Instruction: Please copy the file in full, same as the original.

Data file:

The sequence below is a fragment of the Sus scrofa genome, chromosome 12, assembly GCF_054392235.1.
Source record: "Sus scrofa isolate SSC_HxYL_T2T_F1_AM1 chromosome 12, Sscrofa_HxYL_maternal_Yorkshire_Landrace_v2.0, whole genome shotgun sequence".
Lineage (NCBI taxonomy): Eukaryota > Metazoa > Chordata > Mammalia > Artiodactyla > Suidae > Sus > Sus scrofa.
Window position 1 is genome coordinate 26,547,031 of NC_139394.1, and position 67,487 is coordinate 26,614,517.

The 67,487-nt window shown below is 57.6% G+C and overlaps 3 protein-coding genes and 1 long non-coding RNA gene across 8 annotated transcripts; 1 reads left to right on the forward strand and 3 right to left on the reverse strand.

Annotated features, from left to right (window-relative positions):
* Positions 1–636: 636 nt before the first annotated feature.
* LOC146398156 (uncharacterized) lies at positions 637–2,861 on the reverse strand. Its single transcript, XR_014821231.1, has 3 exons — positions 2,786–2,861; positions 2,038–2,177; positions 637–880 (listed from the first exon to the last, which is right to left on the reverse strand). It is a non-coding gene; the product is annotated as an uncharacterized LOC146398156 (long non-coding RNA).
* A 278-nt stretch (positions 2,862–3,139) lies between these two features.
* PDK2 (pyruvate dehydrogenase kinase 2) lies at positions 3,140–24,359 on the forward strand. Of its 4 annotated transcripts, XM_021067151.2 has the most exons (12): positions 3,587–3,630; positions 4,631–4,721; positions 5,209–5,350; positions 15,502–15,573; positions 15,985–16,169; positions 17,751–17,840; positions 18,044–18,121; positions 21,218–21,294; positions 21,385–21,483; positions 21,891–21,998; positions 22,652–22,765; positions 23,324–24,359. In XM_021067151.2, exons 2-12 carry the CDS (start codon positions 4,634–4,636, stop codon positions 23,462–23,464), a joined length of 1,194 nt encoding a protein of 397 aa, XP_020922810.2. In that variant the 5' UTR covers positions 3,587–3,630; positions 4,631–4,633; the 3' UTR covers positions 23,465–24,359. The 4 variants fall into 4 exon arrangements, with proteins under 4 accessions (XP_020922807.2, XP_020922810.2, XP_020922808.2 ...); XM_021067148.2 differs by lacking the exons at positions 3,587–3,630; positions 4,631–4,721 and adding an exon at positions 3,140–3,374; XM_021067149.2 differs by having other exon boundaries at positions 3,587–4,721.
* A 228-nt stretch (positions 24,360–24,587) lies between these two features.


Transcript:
The sequence below is a fragment of the Sus scrofa genome, chromosome 12, assembly GCF_054392235.1.
Source record: "Sus scrofa isolate SSC_HxYL_T2T_F1_AM1 chromosome 12, Sscrofa_HxYL_maternal_Yorkshire_Landrace_v2.0, whole genome shotgun sequence".
Lineage (NCBI taxonomy): Eukaryota > Metazoa > Chordata > Mammalia > Artiodactyla > Suidae > Sus > Sus scrofa.
Window position 1 is genome coordinate 26,547,031 of NC_139394.1, and position 67,487 is coordinate 26,614,517.

The 67,487-nt window shown below is 57.6% G+C and overlaps 3 protein-coding genes and 1 long non-coding RNA gene across 8 annotated transcripts; 1 reads left to right on the forward strand and 3 right to left on the reverse strand.

Annotated features, from left to right (window-relative positions):
* Positions 1–636: 636 nt before the first annotated feature.
* LOC146398156 (uncharacterized) lies at positions 637–2,861 on the reverse strand. Its single transcript, XR_014821231.1, has 3 exons — positions 2,786–2,861; positions 2,038–2,177; positions 637–880 (listed from the first exon to the last, which is right to left on the reverse strand). It is a non-coding gene; the product is annotated as an uncharacterized LOC146398156 (long non-coding RNA).
* A 278-nt stretch (positions 2,862–3,139) lies between these two features.
* PDK2 (pyruvate dehydrogenase kinase 2) lies at positions 3,140–24,359 on the forward strand. Of its 4 annotated transcripts, XM_021067151.2 has the most exons (12): positions 3,587–3,630; positions 4,631–4,721; positions 5,209–5,350; positions 15,502–15,573; positions 15,985–16,169; positions 17,751–17,840; positions 18,044–18,121; positions 21,218–21,294; positions 21,385–21,483; positions 21,891–21,998; positions 22,652–22,765; positions 23,324–24,359. In XM_021067151.2, exons 2-12 carry the CDS (start codon positions 4,634–4,636, stop codon positions 23,462–23,464), a joined length of 1,194 nt encoding a protein of 397 aa, XP_020922810.2. In that variant the 5' UTR covers positions 3,587–3,630; positions 4,631–4,633; the 3' UTR covers positions 23,465–24,359. The 4 variants fall into 4 exon arrangements, with proteins under 4 accessions (XP_020922807.2, XP_020922810.2, XP_020922808.2 ...); XM_021067148.2 differs by lacking the exons at positions 3,587–3,630; positions 4,631–4,721 and adding an exon at positions 3,140–3,374; XM_021067149.2 differs by having other exon boundaries at positions 3,587–4,721.
* A 228-nt stretch (positions 24,360–24,587) lies between these two features.